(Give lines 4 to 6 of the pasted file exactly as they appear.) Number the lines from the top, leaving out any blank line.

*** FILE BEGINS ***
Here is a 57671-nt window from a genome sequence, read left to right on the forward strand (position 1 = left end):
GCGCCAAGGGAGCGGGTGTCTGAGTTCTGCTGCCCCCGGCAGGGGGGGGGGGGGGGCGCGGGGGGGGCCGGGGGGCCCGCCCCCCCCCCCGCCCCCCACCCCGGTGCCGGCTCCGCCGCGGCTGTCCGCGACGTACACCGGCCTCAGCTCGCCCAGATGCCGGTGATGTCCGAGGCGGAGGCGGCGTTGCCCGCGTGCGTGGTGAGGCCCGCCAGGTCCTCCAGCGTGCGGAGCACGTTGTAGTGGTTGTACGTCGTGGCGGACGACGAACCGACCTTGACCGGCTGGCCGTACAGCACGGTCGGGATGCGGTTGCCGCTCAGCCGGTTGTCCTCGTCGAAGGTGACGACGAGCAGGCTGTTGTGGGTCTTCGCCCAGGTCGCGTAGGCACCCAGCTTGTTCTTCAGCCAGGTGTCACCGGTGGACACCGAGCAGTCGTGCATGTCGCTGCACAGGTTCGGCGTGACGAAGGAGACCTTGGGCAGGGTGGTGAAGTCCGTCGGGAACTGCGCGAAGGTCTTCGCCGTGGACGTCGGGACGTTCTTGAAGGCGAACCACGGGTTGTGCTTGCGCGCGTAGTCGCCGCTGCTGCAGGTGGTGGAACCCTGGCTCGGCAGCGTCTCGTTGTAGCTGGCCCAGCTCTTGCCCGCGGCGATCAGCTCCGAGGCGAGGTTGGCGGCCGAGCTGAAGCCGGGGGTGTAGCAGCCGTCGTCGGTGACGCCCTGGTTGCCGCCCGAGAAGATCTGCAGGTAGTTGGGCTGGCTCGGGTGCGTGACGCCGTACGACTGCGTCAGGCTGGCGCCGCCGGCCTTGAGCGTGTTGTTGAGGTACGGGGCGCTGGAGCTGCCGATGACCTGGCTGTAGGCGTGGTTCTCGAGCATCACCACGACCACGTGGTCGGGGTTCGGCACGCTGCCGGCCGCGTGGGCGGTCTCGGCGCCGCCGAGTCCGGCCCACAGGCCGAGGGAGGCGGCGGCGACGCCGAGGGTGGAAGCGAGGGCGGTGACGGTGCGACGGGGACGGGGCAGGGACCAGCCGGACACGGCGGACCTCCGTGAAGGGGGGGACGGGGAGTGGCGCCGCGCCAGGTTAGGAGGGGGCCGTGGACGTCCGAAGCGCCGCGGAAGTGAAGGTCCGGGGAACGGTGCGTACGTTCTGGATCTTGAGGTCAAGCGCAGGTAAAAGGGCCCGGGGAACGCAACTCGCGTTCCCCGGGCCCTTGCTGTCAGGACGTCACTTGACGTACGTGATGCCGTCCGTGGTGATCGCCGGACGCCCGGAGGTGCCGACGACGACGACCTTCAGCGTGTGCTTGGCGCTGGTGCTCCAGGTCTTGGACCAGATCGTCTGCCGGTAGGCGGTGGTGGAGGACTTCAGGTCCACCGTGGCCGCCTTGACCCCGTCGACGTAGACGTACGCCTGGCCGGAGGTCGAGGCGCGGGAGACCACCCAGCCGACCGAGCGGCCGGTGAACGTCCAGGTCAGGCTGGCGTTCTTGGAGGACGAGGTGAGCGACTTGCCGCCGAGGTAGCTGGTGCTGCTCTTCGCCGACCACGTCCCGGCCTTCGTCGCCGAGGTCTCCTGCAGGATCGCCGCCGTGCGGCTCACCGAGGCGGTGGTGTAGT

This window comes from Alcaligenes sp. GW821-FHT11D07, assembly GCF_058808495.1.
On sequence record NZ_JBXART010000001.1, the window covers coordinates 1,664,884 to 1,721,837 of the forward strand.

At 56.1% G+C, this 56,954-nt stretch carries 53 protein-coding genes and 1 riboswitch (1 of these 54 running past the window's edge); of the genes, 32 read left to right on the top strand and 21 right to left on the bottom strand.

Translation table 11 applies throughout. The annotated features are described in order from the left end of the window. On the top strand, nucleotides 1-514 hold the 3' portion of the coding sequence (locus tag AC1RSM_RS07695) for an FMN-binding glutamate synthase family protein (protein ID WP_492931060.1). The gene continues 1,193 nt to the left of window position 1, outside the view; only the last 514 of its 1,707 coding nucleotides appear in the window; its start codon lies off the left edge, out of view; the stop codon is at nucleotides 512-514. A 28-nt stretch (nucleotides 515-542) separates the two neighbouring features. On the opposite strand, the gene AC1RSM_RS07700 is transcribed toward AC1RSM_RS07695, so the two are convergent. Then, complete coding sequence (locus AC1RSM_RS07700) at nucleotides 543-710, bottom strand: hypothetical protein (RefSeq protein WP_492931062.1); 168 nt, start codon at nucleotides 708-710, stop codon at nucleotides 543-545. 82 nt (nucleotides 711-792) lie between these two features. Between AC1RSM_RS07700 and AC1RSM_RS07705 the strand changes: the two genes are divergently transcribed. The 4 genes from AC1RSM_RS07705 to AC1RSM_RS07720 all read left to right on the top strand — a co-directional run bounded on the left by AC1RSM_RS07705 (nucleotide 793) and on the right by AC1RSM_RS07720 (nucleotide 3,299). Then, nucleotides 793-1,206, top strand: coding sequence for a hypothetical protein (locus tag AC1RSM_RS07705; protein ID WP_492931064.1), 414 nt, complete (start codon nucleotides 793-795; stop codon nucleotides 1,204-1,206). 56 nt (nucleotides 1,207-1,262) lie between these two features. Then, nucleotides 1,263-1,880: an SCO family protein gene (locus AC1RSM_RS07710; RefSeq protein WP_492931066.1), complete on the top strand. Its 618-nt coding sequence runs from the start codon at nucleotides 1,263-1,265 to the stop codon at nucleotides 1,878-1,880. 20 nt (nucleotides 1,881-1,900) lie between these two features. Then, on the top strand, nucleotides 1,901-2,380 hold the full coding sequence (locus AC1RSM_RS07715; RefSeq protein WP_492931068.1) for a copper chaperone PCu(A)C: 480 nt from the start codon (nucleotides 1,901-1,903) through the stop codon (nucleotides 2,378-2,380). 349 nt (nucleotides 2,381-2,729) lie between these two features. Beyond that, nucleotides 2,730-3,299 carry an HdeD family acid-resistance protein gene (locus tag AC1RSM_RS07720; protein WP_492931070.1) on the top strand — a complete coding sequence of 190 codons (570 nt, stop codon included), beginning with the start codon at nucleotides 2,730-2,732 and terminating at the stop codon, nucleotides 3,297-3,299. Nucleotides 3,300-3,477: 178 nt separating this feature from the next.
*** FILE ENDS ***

On sequence record NZ_JBXART010000001.1, the window covers coordinates 1,664,884 to 1,721,837 of the forward strand.

At 56.1% G+C, this 56,954-nt stretch carries 53 protein-coding genes and 1 riboswitch (1 of these 54 running past the window's edge); of the genes, 32 read left to right on the top strand and 21 right to left on the bottom strand.

Translation table 11 applies throughout. The annotated features are described in order from the left end of the window. On the top strand, nucleotides 1-514 hold the 3' portion of the coding sequence (locus tag AC1RSM_RS07695) for an FMN-binding glutamate synthase family protein (protein ID WP_492931060.1). The gene continues 1,193 nt to the left of window position 1, outside the view; only the last 514 of its 1,707 coding nucleotides appear in the window; its start codon lies off the left edge, out of view; the stop codon is at nucleotides 512-514. A 28-nt stretch (nucleotides 515-542) separates the two neighbouring features. On the opposite strand, the gene AC1RSM_RS07700 is transcribed toward AC1RSM_RS07695, so the two are convergent. Then, complete coding sequence (locus AC1RSM_RS07700) at nucleotides 543-710, bottom strand: hypothetical protein (RefSeq protein WP_492931062.1); 168 nt, start codon at nucleotides 708-710, stop codon at nucleotides 543-545. 82 nt (nucleotides 711-792) lie between these two features. Between AC1RSM_RS07700 and AC1RSM_RS07705 the strand changes: the two genes are divergently transcribed. The 4 genes from AC1RSM_RS07705 to AC1RSM_RS07720 all read left to right on the top strand — a co-directional run bounded on the left by AC1RSM_RS07705 (nucleotide 793) and on the right by AC1RSM_RS07720 (nucleotide 3,299). Then, nucleotides 793-1,206, top strand: coding sequence for a hypothetical protein (locus tag AC1RSM_RS07705; protein ID WP_492931064.1), 414 nt, complete (start codon nucleotides 793-795; stop codon nucleotides 1,204-1,206). 56 nt (nucleotides 1,207-1,262) lie between these two features. Then, nucleotides 1,263-1,880: an SCO family protein gene (locus AC1RSM_RS07710; RefSeq protein WP_492931066.1), complete on the top strand. Its 618-nt coding sequence runs from the start codon at nucleotides 1,263-1,265 to the stop codon at nucleotides 1,878-1,880. 20 nt (nucleotides 1,881-1,900) lie between these two features. Then, on the top strand, nucleotides 1,901-2,380 hold the full coding sequence (locus AC1RSM_RS07715; RefSeq protein WP_492931068.1) for a copper chaperone PCu(A)C: 480 nt from the start codon (nucleotides 1,901-1,903) through the stop codon (nucleotides 2,378-2,380). 349 nt (nucleotides 2,381-2,729) lie between these two features. Beyond that, nucleotides 2,730-3,299 carry an HdeD family acid-resistance protein gene (locus tag AC1RSM_RS07720; protein WP_492931070.1) on the top strand — a complete coding sequence of 190 codons (570 nt, stop codon included), beginning with the start codon at nucleotides 2,730-2,732 and terminating at the stop codon, nucleotides 3,297-3,299. Nucleotides 3,300-3,477: 178 nt separating this feature from the next.